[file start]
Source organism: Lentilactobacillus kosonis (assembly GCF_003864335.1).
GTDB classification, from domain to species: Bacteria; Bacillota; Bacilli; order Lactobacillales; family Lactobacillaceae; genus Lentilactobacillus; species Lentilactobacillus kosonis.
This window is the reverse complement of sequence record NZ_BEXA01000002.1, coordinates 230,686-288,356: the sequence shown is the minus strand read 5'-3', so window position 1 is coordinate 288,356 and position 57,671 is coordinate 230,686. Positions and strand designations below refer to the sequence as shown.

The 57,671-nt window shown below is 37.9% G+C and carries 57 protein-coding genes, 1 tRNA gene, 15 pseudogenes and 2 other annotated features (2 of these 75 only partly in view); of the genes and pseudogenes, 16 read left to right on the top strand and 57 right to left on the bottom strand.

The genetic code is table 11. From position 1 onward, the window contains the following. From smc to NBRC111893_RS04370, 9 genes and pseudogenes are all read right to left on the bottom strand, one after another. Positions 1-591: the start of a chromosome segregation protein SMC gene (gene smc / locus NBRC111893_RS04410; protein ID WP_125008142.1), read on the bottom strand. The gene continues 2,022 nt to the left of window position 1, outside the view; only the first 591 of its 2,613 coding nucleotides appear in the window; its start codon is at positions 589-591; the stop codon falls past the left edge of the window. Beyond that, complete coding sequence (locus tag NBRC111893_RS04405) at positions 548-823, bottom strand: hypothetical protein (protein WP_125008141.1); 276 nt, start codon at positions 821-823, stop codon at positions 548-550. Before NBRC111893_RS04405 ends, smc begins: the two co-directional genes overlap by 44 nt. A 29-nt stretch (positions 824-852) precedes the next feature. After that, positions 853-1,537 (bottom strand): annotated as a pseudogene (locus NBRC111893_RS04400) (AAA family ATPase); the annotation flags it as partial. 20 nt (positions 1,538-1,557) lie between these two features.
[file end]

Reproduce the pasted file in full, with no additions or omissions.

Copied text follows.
Source organism: Lentilactobacillus kosonis (assembly GCF_003864335.1).
GTDB classification, from domain to species: Bacteria; Bacillota; Bacilli; order Lactobacillales; family Lactobacillaceae; genus Lentilactobacillus; species Lentilactobacillus kosonis.
This window is the reverse complement of sequence record NZ_BEXA01000002.1, coordinates 230,686-288,356: the sequence shown is the minus strand read 5'-3', so window position 1 is coordinate 288,356 and position 57,671 is coordinate 230,686. Positions and strand designations below refer to the sequence as shown.

The 57,671-nt window shown below is 37.9% G+C and carries 57 protein-coding genes, 1 tRNA gene, 15 pseudogenes and 2 other annotated features (2 of these 75 only partly in view); of the genes and pseudogenes, 16 read left to right on the top strand and 57 right to left on the bottom strand.

The genetic code is table 11. From position 1 onward, the window contains the following. From smc to NBRC111893_RS04370, 9 genes and pseudogenes are all read right to left on the bottom strand, one after another. Positions 1-591: the start of a chromosome segregation protein SMC gene (gene smc / locus NBRC111893_RS04410; protein ID WP_125008142.1), read on the bottom strand. The gene continues 2,022 nt to the left of window position 1, outside the view; only the first 591 of its 2,613 coding nucleotides appear in the window; its start codon is at positions 589-591; the stop codon falls past the left edge of the window. Beyond that, complete coding sequence (locus tag NBRC111893_RS04405) at positions 548-823, bottom strand: hypothetical protein (protein WP_125008141.1); 276 nt, start codon at positions 821-823, stop codon at positions 548-550. Before NBRC111893_RS04405 ends, smc begins: the two co-directional genes overlap by 44 nt. A 29-nt stretch (positions 824-852) precedes the next feature. After that, positions 853-1,537 (bottom strand): annotated as a pseudogene (locus NBRC111893_RS04400) (AAA family ATPase); the annotation flags it as partial. 20 nt (positions 1,538-1,557) lie between these two features.